Standardized Assessment of Intelligence and Development

StandardizedAssessment of Intelligence and Development

Thefirst standardized tests were developed to assess individual’sintelligence and cognitive development. Research the evolution fromStafford, Binet and later assessment pioneers for the specificassessment of intelligence and development.

Thefirst attempt to develop a true intelligence test was made by aFrench psychologist known as Alfred Binet. This was in response tothe need to come up with a test that could help to identify learnersin French public schools who were vulnerable to failing (Homack &ampReynolds, 2007). Binet’s effort led to invention of the Binet-Simontest. This type of intelligence test contained various items thatreflected the kind of skills and knowledge which a school child of acertain age was supposed to have.

Duringthe First World War, Psychologists Robert Yerkes and Lewis Termincame up with Army Alpha and Beta tests. Such tests were used todetermine the kind of training which was necessary for new recruitsin the United States army (Homack &amp Reynolds, 2007). The Betatest focused on non-verbal abilities of the recruits while the alphatest tended to emphasize on verbal capabilities. After the end of theSecond World, the Binet-Simon’s intelligence test was translatedinto English and adapted to the American school’s curriculum andculture by Lewis Termin (Homack &amp Reynolds, 2007). The test cameto be known as the Stanford-Binet intelligence test.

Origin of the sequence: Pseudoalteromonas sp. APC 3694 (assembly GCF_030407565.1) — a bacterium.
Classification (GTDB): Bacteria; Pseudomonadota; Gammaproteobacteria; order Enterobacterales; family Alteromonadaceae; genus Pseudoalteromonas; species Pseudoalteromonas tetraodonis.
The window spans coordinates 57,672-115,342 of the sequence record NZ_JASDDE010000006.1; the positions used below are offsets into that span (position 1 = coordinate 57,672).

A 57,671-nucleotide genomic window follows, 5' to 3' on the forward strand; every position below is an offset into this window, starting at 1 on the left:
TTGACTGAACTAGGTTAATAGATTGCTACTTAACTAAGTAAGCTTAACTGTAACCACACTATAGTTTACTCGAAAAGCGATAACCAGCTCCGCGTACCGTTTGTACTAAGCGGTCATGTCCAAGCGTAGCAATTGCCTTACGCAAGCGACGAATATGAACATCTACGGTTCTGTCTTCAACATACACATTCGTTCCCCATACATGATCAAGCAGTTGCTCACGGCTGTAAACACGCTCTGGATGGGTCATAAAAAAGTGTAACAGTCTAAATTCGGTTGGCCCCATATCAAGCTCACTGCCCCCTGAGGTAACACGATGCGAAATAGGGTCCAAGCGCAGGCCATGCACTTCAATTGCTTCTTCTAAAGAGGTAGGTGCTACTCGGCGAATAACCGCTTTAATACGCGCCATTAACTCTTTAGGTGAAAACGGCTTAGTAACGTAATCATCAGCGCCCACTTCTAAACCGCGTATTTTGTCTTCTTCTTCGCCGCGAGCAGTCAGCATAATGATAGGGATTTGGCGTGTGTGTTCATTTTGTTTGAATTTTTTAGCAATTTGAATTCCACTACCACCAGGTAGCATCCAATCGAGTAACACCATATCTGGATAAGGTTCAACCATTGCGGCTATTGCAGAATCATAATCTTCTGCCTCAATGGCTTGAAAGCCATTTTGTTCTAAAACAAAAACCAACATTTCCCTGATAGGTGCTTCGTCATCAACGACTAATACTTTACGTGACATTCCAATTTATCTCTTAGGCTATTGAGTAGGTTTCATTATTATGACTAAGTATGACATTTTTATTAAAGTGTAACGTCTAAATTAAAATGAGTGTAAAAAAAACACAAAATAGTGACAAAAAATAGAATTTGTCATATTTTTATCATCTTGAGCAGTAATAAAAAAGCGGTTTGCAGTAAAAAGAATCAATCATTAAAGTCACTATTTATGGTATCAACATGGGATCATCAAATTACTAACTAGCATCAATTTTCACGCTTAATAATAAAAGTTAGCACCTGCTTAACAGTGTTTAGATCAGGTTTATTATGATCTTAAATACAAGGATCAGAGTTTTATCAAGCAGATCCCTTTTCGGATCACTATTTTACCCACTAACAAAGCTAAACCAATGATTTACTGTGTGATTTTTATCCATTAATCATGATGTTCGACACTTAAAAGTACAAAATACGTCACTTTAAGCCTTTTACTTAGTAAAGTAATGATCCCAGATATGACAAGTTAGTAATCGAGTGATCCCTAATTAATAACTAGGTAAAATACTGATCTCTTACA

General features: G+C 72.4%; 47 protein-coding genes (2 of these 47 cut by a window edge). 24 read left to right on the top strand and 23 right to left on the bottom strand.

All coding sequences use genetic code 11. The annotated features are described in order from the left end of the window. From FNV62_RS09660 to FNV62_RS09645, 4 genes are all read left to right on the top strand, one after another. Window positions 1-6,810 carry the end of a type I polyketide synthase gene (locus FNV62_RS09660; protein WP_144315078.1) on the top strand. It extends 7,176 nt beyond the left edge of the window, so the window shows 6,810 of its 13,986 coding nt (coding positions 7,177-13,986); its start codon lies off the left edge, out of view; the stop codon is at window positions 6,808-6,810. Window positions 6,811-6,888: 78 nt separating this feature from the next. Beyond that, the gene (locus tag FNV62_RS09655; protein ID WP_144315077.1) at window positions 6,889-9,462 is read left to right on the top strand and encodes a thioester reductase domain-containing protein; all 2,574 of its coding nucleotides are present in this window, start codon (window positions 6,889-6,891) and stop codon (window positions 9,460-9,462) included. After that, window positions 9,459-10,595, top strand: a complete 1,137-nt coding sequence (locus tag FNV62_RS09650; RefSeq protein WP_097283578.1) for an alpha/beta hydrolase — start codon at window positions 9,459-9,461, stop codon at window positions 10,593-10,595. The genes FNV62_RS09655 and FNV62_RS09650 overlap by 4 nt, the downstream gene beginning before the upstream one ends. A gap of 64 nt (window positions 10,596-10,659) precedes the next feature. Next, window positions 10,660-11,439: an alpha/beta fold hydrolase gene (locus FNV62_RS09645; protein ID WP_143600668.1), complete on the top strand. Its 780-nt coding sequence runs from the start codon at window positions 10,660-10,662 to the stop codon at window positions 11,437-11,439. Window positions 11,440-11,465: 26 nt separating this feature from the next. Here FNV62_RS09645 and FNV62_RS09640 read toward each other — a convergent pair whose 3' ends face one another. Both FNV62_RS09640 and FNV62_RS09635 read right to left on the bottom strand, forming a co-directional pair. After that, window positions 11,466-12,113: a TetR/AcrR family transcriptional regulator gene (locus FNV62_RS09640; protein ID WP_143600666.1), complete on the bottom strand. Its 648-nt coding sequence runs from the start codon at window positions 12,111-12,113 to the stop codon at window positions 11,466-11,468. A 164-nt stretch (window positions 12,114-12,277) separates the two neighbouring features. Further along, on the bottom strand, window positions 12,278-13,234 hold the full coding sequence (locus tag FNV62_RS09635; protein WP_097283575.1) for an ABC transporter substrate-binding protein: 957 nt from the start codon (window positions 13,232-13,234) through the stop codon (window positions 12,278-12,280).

Beingunhappy with the Stanford-Binet test’s focus on verbalcapabilities, psychologist David Wechsler developed his own tests. Hecalled them performance tasks since they did not put much emphasis onverbal skills (Mackintosh, 2011). Wechsler’s tests opened the wayfor the emergence of standardized intelligence tests. Unlike theinitial tests, these intelligence tests tend to focus on the I.Q.scores of students (Mackintosh, 2011). Standardized intelligencetests make use of the deviation method, mean scores, and percentileranks in measuring the intelligence of learners. This explains whystudent’s results matter a lot in such kind of tests.

References:

Homack,S. R. &amp Reynolds, C. R. (2007). Essentialsof assessment with brief intelligence tests.Hoboken, N.J: J. Wiley &amp Sons.

Mackintosh,N. J. (2011). IQand human intelligence.Oxford: Oxford University Press.